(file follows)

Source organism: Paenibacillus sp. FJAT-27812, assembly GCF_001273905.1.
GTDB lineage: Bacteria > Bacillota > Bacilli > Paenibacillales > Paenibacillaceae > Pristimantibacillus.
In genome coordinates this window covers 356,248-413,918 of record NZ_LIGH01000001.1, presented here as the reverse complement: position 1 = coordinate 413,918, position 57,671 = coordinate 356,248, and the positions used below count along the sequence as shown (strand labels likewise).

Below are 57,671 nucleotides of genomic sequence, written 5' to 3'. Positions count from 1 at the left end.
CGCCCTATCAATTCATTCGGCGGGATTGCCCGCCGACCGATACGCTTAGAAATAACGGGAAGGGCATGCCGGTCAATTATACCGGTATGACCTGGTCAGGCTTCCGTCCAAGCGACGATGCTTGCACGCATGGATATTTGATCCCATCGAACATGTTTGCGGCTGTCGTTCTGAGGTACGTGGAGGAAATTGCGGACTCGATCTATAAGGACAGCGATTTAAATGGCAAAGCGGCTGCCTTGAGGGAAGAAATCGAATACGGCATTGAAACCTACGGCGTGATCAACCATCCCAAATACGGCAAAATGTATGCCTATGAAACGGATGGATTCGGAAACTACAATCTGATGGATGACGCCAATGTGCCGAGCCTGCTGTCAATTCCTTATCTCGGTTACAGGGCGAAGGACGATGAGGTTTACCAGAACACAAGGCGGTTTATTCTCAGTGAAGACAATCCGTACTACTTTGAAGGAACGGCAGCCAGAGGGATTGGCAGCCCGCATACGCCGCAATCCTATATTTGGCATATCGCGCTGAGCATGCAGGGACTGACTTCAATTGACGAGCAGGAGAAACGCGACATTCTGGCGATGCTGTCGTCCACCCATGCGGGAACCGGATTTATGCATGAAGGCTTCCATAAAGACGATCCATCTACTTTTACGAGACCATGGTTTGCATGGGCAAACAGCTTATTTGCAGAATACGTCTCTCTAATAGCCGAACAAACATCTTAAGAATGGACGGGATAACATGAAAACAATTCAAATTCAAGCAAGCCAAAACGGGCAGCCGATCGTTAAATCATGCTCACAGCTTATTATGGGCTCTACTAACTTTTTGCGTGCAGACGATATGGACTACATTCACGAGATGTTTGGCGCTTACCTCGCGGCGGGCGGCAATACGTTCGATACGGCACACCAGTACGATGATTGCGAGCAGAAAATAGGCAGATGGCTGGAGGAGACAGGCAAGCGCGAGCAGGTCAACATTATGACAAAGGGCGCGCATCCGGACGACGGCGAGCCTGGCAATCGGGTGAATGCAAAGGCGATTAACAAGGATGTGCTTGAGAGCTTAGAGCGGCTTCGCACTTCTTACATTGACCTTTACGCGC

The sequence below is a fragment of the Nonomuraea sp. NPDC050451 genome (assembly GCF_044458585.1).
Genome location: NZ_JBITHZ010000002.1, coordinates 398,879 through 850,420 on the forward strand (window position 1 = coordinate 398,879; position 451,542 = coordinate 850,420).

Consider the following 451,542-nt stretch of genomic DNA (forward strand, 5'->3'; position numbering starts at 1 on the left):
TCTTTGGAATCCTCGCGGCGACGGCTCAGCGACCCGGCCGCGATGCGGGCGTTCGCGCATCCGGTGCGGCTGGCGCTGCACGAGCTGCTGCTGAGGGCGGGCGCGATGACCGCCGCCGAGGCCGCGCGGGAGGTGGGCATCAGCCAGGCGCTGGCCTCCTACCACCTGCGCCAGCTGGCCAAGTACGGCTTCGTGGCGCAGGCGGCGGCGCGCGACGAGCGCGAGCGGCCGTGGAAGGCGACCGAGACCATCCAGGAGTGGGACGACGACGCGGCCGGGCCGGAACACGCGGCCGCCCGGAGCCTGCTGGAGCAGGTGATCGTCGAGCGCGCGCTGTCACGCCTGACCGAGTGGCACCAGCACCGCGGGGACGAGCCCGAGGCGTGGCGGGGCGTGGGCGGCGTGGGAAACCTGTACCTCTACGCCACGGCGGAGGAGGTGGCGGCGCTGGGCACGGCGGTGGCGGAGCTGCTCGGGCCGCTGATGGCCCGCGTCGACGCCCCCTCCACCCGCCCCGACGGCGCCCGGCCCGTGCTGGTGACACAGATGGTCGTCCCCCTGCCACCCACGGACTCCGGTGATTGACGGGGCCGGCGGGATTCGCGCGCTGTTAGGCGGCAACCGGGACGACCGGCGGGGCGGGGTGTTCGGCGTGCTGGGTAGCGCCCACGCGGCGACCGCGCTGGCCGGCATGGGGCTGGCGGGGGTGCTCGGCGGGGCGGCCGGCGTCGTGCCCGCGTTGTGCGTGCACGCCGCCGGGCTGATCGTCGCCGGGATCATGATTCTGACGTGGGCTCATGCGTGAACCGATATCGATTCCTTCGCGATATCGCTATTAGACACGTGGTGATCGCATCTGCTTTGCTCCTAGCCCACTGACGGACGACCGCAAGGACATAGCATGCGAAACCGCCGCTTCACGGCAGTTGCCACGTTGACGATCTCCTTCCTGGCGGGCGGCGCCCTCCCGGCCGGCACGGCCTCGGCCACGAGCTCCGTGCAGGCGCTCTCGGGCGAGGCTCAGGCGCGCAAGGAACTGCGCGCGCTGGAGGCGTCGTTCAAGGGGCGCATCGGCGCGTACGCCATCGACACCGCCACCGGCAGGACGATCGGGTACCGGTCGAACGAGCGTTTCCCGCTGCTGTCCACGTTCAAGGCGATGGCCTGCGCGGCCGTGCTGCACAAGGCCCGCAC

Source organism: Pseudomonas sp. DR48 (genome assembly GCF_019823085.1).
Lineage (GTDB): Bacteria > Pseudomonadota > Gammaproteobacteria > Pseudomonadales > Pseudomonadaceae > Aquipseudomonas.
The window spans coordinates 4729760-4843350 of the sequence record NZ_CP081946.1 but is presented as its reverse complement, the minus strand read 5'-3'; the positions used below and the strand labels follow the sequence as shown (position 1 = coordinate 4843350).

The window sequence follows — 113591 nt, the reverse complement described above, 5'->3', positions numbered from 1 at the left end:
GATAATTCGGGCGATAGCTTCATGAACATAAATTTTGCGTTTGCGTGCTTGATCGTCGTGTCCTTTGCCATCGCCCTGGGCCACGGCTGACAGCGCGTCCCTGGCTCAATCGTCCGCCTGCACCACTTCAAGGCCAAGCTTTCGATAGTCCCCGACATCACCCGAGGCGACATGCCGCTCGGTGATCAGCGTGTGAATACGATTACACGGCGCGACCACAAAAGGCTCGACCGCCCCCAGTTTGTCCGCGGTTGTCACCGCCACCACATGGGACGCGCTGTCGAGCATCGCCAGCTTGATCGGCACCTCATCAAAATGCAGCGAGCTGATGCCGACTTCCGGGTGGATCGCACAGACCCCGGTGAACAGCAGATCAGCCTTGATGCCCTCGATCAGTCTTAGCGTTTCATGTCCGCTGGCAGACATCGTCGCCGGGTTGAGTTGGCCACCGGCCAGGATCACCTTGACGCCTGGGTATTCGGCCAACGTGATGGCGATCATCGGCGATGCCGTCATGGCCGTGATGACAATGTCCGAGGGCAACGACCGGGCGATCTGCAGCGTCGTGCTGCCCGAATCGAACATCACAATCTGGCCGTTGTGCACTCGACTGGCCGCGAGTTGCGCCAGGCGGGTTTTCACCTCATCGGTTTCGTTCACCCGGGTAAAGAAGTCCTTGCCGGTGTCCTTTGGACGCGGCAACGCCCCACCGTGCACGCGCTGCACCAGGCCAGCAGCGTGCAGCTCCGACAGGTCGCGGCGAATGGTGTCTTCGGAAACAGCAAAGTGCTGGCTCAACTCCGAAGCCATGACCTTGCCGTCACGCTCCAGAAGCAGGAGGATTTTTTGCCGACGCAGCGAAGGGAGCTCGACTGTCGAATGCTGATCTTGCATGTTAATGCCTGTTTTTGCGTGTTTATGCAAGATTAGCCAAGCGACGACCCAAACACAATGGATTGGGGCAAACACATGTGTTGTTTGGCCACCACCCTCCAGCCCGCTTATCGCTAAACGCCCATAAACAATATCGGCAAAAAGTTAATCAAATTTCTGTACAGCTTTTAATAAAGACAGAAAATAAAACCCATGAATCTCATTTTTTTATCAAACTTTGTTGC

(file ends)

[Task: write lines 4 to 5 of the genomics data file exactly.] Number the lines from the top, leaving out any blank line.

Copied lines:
Below are 57,671 nucleotides of genomic sequence, written 5' to 3'. Positions count from 1 at the left end.
CGCCCTATCAATTCATTCGGCGGGATTGCCCGCCGACCGATACGCTTAGAAATAACGGGAAGGGCATGCCGGTCAATTATACCGGTATGACCTGGTCAGGCTTCCGTCCAAGCGACGATGCTTGCACGCATGGATATTTGATCCCATCGAACATGTTTGCGGCTGTCGTTCTGAGGTACGTGGAGGAAATTGCGGACTCGATCTATAAGGACAGCGATTTAAATGGCAAAGCGGCTGCCTTGAGGGAAGAAATCGAATACGGCATTGAAACCTACGGCGTGATCAACCATCCCAAATACGGCAAAATGTATGCCTATGAAACGGATGGATTCGGAAACTACAATCTGATGGATGACGCCAATGTGCCGAGCCTGCTGTCAATTCCTTATCTCGGTTACAGGGCGAAGGACGATGAGGTTTACCAGAACACAAGGCGGTTTATTCTCAGTGAAGACAATCCGTACTACTTTGAAGGAACGGCAGCCAGAGGGATTGGCAGCCCGCATACGCCGCAATCCTATATTTGGCATATCGCGCTGAGCATGCAGGGACTGACTTCAATTGACGAGCAGGAGAAACGCGACATTCTGGCGATGCTGTCGTCCACCCATGCGGGAACCGGATTTATGCATGAAGGCTTCCATAAAGACGATCCATCTACTTTTACGAGACCATGGTTTGCATGGGCAAACAGCTTATTTGCAGAATACGTCTCTCTAATAGCCGAACAAACATCTTAAGAATGGACGGGATAACATGAAAACAATTCAAATTCAAGCAAGCCAAAACGGGCAGCCGATCGTTAAATCATGCTCACAGCTTATTATGGGCTCTACTAACTTTTTGCGTGCAGACGATATGGACTACATTCACGAGATGTTTGGCGCTTACCTCGCGGCGGGCGGCAATACGTTCGATACGGCACACCAGTACGATGATTGCGAGCAGAAAATAGGCAGATGGCTGGAGGAGACAGGCAAGCGCGAGCAGGTCAACATTATGACAAAGGGCGCGCATCCGGACGACGGCGAGCCTGGCAATCGGGTGAATGCAAAGGCGATTAACAAGGATGTGCTTGAGAGCTTAGAGCGGCTTCGCACTTCTTACATTGACCTTTACGCGC